Given the many changes in pro-angiogenic and vascular maturation factors in diabetes, it is perhaps not surprising that the vascular architecture is known to be perturbed both in the normal skin and in the wounds of diabetics. Corrosion casting and scanning electron microscopy (SEM) studies have shown that diabetic patients suffering from diabetic microangiopathy in the toe region exhibit damaged capillary architecture and evidence of vascular leakage [103]. Deficiencies in the vascular architecture in diabetic wounds have also been noted. Recent studies in our laboratory have found that wounds of mice subjected to a high fat diet (HFD), a diet induced obesity model (DIO) that closely approximates DM2, present with more tortuous and aberrant architecture [104]. Overall, the diabetic state creates a large array of angiogenic deficits that occur during both the early and late stages of wound healing and affect both the proliferation and maturation of vessels. Many of the known anti-angiogenic and maturation factors in wounds have not yet been studied in the context of diabetes. In recent preliminary studies, though, we found that excisional wounds from db/db mice express lower levels of multiple anti-angiogenic and maturation factors during wound healing resolution as compared to control [105]. Conceptually, this suggests that vascular pruning and maturation may be delayed in diabetic wounds, a situation that might lead to chronic wounds or recurring wounds due to lack of a well-perfused and durable vascular bed. Table 1 gives a brief overview of the angiogenic events that are altered in diabetes. Further investigations of anti-angiogenic and maturation factor levels in the diabetic wound will need to be conducted to further evaluate the changes that occur in the resolution phase of healing.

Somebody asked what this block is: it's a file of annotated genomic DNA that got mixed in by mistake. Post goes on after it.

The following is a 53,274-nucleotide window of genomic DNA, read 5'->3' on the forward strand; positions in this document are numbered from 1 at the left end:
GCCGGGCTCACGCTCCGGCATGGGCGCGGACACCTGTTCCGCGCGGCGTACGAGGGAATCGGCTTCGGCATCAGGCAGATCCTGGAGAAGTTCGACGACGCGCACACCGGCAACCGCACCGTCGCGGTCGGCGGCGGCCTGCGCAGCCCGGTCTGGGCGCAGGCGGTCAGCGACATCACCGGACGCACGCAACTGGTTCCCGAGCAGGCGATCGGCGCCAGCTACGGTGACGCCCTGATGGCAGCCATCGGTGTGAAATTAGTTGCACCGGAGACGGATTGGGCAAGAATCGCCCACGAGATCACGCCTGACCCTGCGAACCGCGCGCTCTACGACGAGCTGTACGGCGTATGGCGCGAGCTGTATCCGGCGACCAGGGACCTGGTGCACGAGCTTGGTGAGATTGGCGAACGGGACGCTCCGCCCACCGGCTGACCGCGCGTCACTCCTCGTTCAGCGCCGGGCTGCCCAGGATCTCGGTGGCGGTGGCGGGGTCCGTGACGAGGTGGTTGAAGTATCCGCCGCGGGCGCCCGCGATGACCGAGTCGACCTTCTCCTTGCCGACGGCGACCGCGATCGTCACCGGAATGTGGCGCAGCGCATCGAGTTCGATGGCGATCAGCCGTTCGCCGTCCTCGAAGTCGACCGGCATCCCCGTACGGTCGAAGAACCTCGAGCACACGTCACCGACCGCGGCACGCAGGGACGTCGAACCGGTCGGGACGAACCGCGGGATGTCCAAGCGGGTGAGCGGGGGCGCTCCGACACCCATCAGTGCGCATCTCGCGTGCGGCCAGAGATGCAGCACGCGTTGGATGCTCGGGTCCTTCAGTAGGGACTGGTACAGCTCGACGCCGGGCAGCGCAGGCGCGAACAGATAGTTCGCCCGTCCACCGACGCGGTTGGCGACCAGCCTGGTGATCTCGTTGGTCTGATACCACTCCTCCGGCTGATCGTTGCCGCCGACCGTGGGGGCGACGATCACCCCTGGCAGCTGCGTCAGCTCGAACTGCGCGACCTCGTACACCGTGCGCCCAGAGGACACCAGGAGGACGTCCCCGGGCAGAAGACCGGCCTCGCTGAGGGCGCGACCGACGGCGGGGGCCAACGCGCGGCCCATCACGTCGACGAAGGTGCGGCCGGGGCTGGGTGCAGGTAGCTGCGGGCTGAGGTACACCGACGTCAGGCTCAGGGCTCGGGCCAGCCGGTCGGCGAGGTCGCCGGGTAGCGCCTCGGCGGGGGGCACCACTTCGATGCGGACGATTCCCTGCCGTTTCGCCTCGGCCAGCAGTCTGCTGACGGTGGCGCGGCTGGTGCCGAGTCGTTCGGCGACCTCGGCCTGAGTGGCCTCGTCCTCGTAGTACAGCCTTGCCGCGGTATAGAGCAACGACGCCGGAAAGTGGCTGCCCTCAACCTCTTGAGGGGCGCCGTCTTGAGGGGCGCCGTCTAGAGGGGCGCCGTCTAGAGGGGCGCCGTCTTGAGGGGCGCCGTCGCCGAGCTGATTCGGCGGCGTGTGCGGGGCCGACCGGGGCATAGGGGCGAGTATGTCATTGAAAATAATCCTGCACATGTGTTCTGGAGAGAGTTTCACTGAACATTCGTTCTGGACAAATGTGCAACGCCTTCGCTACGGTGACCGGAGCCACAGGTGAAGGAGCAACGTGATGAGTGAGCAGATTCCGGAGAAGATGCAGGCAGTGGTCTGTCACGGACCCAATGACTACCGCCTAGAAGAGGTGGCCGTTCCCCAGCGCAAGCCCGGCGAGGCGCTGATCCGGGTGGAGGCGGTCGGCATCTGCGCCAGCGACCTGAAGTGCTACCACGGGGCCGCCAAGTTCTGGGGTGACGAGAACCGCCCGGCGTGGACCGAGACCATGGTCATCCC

7. Current Therapies to Ameliorate Diabetic Wound Healing

The hunt for effective therapies to treat the sizable patient population affected by the chronic, non-healing wounds brought on by diabetes has been elusive. While there has been research that has progressed from laboratory, to clinical trials, and finally to clinical practice, these treatments have failed to be the silver bullet that will heal chronic diabetic wounds. Here we discuss those available therapies that involve mechanisms that improve angiogenesis and vascular perfusion.